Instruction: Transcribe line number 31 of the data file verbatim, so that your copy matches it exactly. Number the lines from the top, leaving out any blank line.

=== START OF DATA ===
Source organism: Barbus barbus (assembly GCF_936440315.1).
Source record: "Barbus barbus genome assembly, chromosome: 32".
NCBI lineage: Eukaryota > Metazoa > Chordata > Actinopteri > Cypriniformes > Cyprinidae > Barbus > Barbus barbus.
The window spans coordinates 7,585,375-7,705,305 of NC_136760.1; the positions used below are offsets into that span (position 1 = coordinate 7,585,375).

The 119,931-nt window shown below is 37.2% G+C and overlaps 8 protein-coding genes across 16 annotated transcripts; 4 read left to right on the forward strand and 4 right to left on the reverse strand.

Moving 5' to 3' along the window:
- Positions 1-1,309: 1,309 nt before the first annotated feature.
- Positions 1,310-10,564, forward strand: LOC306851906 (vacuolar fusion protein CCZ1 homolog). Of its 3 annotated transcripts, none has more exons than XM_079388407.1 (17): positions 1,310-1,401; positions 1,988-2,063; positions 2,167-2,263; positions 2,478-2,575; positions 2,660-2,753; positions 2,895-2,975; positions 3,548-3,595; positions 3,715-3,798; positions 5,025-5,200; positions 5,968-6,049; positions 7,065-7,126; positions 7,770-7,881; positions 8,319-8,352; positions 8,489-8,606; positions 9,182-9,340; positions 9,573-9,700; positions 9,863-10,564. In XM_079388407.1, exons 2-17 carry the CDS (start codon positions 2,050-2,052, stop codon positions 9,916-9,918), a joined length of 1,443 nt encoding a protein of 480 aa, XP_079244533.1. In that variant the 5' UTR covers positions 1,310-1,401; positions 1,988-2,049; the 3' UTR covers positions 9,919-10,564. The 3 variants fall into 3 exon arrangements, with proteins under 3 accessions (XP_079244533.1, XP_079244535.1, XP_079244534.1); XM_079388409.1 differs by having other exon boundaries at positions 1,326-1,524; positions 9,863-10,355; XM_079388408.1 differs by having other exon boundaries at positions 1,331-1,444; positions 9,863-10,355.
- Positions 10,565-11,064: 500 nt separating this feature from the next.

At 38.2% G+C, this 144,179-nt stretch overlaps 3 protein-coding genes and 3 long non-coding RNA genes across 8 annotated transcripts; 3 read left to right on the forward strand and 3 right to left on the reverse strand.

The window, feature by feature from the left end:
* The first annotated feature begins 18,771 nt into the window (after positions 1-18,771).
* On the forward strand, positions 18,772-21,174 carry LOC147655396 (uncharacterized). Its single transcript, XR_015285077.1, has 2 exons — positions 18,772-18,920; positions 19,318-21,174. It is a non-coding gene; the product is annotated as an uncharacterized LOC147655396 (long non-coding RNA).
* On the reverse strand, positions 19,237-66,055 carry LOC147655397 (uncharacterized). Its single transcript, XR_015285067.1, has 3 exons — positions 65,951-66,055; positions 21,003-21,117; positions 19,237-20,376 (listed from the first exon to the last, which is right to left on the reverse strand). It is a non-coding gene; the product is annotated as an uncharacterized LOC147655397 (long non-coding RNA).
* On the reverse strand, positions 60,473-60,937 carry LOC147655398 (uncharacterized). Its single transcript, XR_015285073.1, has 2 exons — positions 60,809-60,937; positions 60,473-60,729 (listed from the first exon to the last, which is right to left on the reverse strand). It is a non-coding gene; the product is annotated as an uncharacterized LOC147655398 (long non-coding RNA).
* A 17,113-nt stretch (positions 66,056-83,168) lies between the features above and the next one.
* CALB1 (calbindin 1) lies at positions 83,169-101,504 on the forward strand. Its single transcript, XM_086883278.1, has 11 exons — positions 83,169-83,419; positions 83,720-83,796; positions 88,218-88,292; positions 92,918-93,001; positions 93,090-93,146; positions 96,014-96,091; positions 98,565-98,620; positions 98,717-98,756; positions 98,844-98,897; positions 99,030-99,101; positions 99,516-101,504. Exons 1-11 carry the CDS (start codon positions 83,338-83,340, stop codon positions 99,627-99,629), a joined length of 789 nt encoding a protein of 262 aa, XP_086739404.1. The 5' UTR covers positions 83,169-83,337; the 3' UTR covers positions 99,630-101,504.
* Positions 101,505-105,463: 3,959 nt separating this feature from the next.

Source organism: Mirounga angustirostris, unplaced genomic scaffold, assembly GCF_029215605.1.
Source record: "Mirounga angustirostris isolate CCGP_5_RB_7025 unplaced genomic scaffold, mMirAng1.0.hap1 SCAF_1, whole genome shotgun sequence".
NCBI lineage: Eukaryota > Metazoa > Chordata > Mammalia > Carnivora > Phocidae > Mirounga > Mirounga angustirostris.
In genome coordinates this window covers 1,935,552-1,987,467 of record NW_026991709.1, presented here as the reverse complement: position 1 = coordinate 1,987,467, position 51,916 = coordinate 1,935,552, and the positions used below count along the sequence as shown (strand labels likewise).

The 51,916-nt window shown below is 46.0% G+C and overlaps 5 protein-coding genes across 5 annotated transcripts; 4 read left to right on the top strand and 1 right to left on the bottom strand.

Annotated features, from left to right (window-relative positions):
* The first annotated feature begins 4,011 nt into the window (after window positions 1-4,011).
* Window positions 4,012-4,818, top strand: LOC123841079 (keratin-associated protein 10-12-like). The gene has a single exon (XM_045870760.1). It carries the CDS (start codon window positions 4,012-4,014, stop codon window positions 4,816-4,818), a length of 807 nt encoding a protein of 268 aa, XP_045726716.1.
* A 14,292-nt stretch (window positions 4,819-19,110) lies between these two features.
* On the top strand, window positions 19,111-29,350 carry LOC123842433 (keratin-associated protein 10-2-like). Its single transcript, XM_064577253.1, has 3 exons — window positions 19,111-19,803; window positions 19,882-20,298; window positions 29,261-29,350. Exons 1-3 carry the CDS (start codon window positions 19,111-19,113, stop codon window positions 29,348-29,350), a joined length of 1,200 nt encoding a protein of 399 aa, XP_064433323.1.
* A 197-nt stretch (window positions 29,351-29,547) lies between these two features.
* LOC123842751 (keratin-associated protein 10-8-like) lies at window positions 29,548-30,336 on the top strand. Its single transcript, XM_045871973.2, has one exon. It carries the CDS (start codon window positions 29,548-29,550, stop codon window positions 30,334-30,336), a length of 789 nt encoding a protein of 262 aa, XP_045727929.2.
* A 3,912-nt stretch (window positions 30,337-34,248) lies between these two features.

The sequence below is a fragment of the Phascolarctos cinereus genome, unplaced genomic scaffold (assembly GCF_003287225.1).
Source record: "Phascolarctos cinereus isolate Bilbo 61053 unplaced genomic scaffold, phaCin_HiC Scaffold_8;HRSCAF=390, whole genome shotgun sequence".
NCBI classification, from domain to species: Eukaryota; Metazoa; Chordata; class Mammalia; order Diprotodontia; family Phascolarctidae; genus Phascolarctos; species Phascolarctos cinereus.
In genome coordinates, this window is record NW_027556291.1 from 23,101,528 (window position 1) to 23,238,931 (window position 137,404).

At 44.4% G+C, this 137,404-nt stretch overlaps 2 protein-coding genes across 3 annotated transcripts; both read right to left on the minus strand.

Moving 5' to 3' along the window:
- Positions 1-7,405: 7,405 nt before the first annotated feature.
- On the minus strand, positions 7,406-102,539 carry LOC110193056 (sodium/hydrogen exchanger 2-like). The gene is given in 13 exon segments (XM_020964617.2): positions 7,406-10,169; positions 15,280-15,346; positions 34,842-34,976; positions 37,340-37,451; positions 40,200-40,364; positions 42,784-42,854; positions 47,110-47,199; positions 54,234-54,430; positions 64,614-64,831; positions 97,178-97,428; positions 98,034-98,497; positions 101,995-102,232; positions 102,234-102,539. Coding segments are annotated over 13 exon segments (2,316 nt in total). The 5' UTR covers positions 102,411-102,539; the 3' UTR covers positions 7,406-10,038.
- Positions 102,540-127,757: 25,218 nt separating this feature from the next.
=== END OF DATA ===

* A 3,912-nt stretch (window positions 30,337-34,248) lies between these two features.